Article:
Professor Mbembe came under heavy criticism by many African intellectuals for his role in the summit. Although the grievances shown by the youths at the summit reflect the public discontent toward France’s presence in Africa, the straightforward statements, brutal confrontations, and selected topics also indicated Mbembe’s effect in the summit.
“We as Africans feel the pain of colonization every single day,” said Adele Onyango, a Kenyan civil society member who demanded that Macron looks into France’s tumultuous relationship with Africa, citing double standards, lapses in ethics, and unethical behavior.
“The air of denial that France chooses to sit in is uncomfortable not only for Africa but also for France… How can you trust the source of your pain when the source doesn’t acknowledge it?” she added.
Malian activist Adam Dicko also took an insult with the following Macron’s statements, “Without France, there would be no government in Mali”:
“Mr. President, you keep saying that without the intervention of France, there would be no government in Mali. Please know that without Africa, there would be no France. In fact, stop convincing people that you want to help Africans. Terrorism is not only Mali’s problem, but also your problem. We are victims at this point. “Stop making ourselves feel guilty by putting ourselves in the position of being. We should no longer talk about aid but about partnership. Africa is not a place of unemployment or misery, but a continent that is young, optimistic, and full of enthusiasm.”
For Aliou Bah from Guinea, the issue with France is its dealings and supports for African dictators.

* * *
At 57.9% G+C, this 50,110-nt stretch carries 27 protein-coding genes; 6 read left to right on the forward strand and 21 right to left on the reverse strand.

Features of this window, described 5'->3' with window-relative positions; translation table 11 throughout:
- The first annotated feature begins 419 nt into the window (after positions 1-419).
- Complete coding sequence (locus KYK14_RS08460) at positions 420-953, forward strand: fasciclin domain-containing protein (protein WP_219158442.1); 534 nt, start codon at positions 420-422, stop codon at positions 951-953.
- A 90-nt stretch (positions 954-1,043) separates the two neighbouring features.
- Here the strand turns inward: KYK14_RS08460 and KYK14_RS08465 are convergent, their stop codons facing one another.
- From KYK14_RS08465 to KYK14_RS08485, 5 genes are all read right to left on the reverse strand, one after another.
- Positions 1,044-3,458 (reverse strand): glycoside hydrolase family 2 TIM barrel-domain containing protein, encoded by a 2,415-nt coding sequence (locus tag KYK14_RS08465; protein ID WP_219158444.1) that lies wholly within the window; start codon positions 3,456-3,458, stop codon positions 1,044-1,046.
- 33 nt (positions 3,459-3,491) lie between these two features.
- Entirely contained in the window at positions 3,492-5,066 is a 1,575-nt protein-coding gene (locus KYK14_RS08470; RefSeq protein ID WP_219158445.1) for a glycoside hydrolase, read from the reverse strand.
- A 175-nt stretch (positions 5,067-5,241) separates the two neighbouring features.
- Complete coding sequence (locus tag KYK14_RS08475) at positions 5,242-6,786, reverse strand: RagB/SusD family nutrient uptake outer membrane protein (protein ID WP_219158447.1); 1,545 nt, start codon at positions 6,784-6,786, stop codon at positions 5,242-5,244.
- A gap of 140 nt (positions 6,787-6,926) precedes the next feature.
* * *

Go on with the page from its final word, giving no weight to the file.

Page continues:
“We don’t want you to deal with our dictators. We are already doing that, and we will continue to do so. I come from Guinea; a country that has just been freed from someone who wants to die in power. We don’t want you to deal with our internal issues. Our request is to address someone who has tried everything to stay in power. “Don’t see Chad as different from Mali, Guinea, Ivory Coast. Position yourself as a partner of African peoples, not African leaders,” Bah said.
Another example of this assertion is the revelation of a commissioned report that found Paris carries huge obligations for the Rwandan genocide and was “blind” to the 1994 murders, which killed an estimated 800,000 people. The report represented a rare admission by the French authorities and its readiness to establish amendments.
Arthur Banga from Ivory Coast shared his dream of what Africa should look like in the year 2030. He said: “By 2030, Africa will be free of colonial ugliness. The CFA will end the franc and switch to its own currency. Instead of foreign military bases, it will have its own independent armies”.
The Agence Française de Développement (AFD) which is nearing its 80th anniversary of existence also came under criticism due to its name and demoralizing terms used, according to Eldaa Koama, a young internet entrepreneur from Burkina Faso.
“We want partnerships that are clear, transparent,” Koama said, adding that the AFD name should be modified to get away from the ‘development’ connotation, which conjures up images of an African continent populated by destitute people who need to be rescued.
Macron responded that the name would be changed and agreed that some of the vocabulary used was demoralizing and that France would not be offering development aid, but what he repeatedly called “solidarity investment.” He also promised an open examination of the country’s colonial past, “We must recognize this responsibility and bear it. It is part of our past and of the relationship.”
However, the French president pointed out that his military is solely present at the request of African governments, and he denied that France supported African dictators, telling a Guinean youth delegate that France had publicly objected to Guinean President Alpha Condé’s bid for a third term.
Macron also said he understood the youths’ position, saying that France has an immense role to play. Although France isn’t the only country that organized colonization and overseas trade, he said. But France had a significant role. “So yes, we have to recognize this responsibility,” he added.